Here are some tips for writing the mathematics section of the SAT:

- Because most of the mathematics section of the SAT is multiple-choice, most of the tips on the multiple-choice test tips page apply.
- Because you are penalized ¼ point for incorrect answers in the multiple-choice section, random guessing is unlikely to be of any benefit to you. However, educated guessing, where you eliminate answers that are obviously wrong before guessing, will usually work in your favour.
- If you can't solve a question in the student-produced response section, guess a number between 1 and 9 (unless the question is asking for a year as an answer or something like that; in that case, enter a reasonable-looking year). Many of the answers to these questions are small numbers, so a number like that is often a good guess.
- Avoid time-consuming computations when writing the SAT. If something looks very complicated, it's very likely there's a shortcut.
- Diagrams on the SAT are drawn to scale unless noted otherwise, so you can often make a good estimate of the answer from them.
- Here are a few tips about calculators:
- You don't
*need*a calculator for any of the questions on the SAT, but it's a good idea to bring one; on a high-stakes test on the SAT, it's easy to "blank out" and forget how to do things, and this is where a calculator comes in handy. - You don't need an expensive calculator; for example, a calculator such as the TI-30XS scientific calculator can be purchased for under $20 and has a lot of features useful for the SAT, including fraction display and a table of values feature. However, if money's no object for you, get a graphing calculator with CAS (computer algebra system), such as the TI-Nspire CX CAS graphing calculator.
- No matter what type of calculator you decide to use, ensure that you're familiar with your calculator and its features by using it regularly for 1 to 3 months before the SAT.
- Make sure to change or recharge your calculator's batteries the day before, and/or bring a backup calculator or batteries.

- You don't
- Because the SAT is written under strict time limits, it's good to know how to perform arithmetic in your head; it's faster to do arithmetic in your head than on your calculator. You may want to practice doing mental arithmetic and learn about about calculation shortcuts.
- When studying, make sure that you understand plane geometry concepts, especially triangles and circles, which appear frequently on the SAT.
- When studying for the SAT, the best questions to solve are real SAT questions. You can find some free material on the College Board's web site; if you need more questions, the best place to find them is in the book The Official SAT Study Guide. Using these questions instead of ones created by third parties help you to be better prepared for the test because the same people write these questions using the same set of rules, they cover the same content, and they use the same vocabulary and have the same idiosyncracies as the questions you'll see on the SAT.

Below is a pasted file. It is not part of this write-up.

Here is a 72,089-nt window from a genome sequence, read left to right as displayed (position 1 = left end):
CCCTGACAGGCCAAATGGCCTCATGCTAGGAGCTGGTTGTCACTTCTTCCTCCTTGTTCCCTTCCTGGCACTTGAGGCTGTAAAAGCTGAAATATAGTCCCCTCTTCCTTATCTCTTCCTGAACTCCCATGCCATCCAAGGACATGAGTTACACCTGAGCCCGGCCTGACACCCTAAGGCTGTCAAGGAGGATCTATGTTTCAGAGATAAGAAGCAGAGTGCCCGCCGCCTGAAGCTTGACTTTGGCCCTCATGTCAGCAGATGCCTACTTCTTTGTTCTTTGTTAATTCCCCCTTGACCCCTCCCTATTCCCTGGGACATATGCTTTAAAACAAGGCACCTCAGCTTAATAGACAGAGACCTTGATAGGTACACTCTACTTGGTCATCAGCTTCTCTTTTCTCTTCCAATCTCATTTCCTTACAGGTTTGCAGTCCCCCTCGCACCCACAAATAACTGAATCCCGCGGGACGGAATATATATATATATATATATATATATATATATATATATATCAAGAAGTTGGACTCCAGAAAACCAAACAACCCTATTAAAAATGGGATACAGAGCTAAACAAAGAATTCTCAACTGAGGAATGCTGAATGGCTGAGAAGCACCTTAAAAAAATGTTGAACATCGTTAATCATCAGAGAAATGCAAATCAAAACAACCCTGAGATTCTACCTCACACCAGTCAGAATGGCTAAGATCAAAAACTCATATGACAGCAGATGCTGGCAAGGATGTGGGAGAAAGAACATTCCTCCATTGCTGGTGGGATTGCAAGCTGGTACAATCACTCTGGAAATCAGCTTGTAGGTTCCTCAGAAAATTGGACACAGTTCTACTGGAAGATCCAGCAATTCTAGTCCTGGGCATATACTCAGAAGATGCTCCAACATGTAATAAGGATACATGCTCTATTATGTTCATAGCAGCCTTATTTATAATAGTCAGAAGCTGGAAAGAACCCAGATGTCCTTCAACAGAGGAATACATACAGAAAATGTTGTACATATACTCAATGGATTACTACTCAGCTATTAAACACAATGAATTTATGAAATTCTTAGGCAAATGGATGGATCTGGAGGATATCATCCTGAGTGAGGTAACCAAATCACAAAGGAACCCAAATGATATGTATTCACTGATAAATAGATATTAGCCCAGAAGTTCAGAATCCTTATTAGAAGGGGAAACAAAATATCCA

- Because the SAT is (for now, anyway) a written test, you might find that printed test prep materials help to prepare you better for writing the actual test than online materials.
- If you're buying test prep materials, don't buy used items that contain writing from the previous owner; it will make it hard for you to assess your own skill.
- When studying, don't spend time memorizing a lot of formulas; the SAT doesn't require you to memorize formulas, so you'll find most of your time to be wasted. It's better to understand the basic concepts underlying the formulas so that you can apply them in whatever way the SAT requires you to do.
- When studying, don't just focus on the content that the SAT covers; also focus on strategies and tactics that will help you solve questions and solve them quicker.
- If you suffer from "test anxiety," it's a good idea to take steps towards beating it before writing such a high-stakes test as the SAT. There are many ways of doing so; I would suggest reading Choke by Sian Beilock for some suggestions.

For more information on doing well on the mathematics section of the SAT, see my book, Succeeding in SAT Math: How to Ace the Mathematics Section of the SAT.

Note that these tips pertain to the current version of the SAT, not the new SAT that will be offered starting in Spring 2016 (although the majority probably would still apply to the revised SAT).